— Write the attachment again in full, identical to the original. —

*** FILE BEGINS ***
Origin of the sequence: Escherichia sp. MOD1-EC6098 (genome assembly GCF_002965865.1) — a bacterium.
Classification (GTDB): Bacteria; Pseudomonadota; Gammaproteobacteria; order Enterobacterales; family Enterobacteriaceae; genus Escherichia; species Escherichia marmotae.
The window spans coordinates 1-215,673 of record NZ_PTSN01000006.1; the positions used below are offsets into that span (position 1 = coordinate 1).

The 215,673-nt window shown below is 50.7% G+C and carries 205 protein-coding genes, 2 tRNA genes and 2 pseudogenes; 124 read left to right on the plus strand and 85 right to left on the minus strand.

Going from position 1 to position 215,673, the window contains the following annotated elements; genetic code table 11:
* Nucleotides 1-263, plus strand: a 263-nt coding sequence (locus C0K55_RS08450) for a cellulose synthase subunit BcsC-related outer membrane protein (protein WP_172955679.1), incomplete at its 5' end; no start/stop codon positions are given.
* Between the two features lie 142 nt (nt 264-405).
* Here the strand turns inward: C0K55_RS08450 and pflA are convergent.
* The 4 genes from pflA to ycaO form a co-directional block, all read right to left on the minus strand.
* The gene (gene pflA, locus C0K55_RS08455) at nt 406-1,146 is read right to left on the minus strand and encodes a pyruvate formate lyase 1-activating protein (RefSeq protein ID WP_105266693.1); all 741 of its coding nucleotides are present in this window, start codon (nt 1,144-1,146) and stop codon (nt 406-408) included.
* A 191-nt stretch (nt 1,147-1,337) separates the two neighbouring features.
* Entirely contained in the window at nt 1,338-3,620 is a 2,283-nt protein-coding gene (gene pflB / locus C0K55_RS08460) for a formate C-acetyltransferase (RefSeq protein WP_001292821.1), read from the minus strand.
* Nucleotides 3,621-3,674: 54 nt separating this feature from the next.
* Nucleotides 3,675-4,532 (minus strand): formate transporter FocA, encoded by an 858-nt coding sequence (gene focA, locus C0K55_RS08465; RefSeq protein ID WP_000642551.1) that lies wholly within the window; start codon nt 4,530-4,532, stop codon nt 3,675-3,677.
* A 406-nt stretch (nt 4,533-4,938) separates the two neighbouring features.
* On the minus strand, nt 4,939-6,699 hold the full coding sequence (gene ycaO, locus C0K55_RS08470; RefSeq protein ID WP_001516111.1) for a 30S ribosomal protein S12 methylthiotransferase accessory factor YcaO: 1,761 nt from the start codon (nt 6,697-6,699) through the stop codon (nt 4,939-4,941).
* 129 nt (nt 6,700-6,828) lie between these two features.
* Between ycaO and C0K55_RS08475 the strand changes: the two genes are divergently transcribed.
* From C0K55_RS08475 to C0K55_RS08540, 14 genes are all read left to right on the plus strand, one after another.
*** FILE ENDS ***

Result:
Origin of the sequence: Escherichia sp. MOD1-EC6098 (genome assembly GCF_002965865.1) — a bacterium.
Classification (GTDB): Bacteria; Pseudomonadota; Gammaproteobacteria; order Enterobacterales; family Enterobacteriaceae; genus Escherichia; species Escherichia marmotae.
The window spans coordinates 1-215,673 of record NZ_PTSN01000006.1; the positions used below are offsets into that span (position 1 = coordinate 1).

The 215,673-nt window shown below is 50.7% G+C and carries 205 protein-coding genes, 2 tRNA genes and 2 pseudogenes; 124 read left to right on the plus strand and 85 right to left on the minus strand.

Going from position 1 to position 215,673, the window contains the following annotated elements; genetic code table 11:
* Nucleotides 1-263, plus strand: a 263-nt coding sequence (locus C0K55_RS08450) for a cellulose synthase subunit BcsC-related outer membrane protein (protein WP_172955679.1), incomplete at its 5' end; no start/stop codon positions are given.
* Between the two features lie 142 nt (nt 264-405).
* Here the strand turns inward: C0K55_RS08450 and pflA are convergent.
* The 4 genes from pflA to ycaO form a co-directional block, all read right to left on the minus strand.
* The gene (gene pflA, locus C0K55_RS08455) at nt 406-1,146 is read right to left on the minus strand and encodes a pyruvate formate lyase 1-activating protein (RefSeq protein ID WP_105266693.1); all 741 of its coding nucleotides are present in this window, start codon (nt 1,144-1,146) and stop codon (nt 406-408) included.
* A 191-nt stretch (nt 1,147-1,337) separates the two neighbouring features.
* Entirely contained in the window at nt 1,338-3,620 is a 2,283-nt protein-coding gene (gene pflB / locus C0K55_RS08460) for a formate C-acetyltransferase (RefSeq protein WP_001292821.1), read from the minus strand.
* Nucleotides 3,621-3,674: 54 nt separating this feature from the next.
* Nucleotides 3,675-4,532 (minus strand): formate transporter FocA, encoded by an 858-nt coding sequence (gene focA, locus C0K55_RS08465; RefSeq protein ID WP_000642551.1) that lies wholly within the window; start codon nt 4,530-4,532, stop codon nt 3,675-3,677.
* A 406-nt stretch (nt 4,533-4,938) separates the two neighbouring features.
* On the minus strand, nt 4,939-6,699 hold the full coding sequence (gene ycaO, locus C0K55_RS08470; RefSeq protein ID WP_001516111.1) for a 30S ribosomal protein S12 methylthiotransferase accessory factor YcaO: 1,761 nt from the start codon (nt 6,697-6,699) through the stop codon (nt 4,939-4,941).
* 129 nt (nt 6,700-6,828) lie between these two features.
* Between ycaO and C0K55_RS08475 the strand changes: the two genes are divergently transcribed.
* From C0K55_RS08475 to C0K55_RS08540, 14 genes are all read left to right on the plus strand, one after another.